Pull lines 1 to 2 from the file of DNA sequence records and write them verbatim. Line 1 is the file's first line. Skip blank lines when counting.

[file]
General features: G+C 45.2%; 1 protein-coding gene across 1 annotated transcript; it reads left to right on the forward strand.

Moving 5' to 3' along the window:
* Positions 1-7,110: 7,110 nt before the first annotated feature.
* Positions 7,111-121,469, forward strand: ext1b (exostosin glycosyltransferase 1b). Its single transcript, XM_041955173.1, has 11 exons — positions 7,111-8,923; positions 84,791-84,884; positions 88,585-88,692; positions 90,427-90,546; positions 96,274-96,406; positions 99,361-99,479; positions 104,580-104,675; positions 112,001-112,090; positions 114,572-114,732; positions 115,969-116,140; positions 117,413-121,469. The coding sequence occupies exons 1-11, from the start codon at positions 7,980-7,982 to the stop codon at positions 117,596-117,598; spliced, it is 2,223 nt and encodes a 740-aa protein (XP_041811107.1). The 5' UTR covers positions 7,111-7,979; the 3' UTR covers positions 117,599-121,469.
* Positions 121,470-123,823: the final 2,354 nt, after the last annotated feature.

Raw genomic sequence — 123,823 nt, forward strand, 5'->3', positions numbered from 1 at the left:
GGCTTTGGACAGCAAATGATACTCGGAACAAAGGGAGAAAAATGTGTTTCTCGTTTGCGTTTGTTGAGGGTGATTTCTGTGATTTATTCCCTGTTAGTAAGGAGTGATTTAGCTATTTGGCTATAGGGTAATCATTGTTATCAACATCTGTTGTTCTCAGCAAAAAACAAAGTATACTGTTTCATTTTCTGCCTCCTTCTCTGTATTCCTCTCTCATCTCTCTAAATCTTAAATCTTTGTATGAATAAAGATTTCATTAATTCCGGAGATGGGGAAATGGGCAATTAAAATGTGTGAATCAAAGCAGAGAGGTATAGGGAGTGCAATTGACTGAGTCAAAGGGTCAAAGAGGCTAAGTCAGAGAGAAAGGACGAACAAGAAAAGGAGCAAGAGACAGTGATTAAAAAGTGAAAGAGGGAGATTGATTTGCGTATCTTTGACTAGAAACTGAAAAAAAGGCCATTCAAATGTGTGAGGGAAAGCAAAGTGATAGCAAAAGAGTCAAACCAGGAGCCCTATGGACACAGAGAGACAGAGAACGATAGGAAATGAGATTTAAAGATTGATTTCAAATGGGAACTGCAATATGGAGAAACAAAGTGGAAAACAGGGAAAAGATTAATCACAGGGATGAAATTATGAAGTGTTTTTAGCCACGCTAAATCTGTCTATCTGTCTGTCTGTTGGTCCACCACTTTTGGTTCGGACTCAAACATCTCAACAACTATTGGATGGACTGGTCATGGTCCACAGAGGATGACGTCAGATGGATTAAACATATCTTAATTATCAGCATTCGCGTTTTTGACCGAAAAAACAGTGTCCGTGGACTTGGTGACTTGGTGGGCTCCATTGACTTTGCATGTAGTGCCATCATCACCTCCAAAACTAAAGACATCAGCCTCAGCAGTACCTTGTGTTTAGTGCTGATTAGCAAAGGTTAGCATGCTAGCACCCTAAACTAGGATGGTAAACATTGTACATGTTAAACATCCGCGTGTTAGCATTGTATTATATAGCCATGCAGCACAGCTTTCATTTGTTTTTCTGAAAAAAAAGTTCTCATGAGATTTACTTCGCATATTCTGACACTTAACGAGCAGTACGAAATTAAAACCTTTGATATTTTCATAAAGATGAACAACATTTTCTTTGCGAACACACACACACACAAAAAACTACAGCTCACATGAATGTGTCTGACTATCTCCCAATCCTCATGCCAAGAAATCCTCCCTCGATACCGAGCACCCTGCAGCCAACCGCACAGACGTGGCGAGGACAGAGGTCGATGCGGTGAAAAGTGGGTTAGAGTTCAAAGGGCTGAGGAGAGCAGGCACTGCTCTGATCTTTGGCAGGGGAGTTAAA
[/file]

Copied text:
General features: G+C 45.2%; 1 protein-coding gene across 1 annotated transcript; it reads left to right on the forward strand.

Moving 5' to 3' along the window: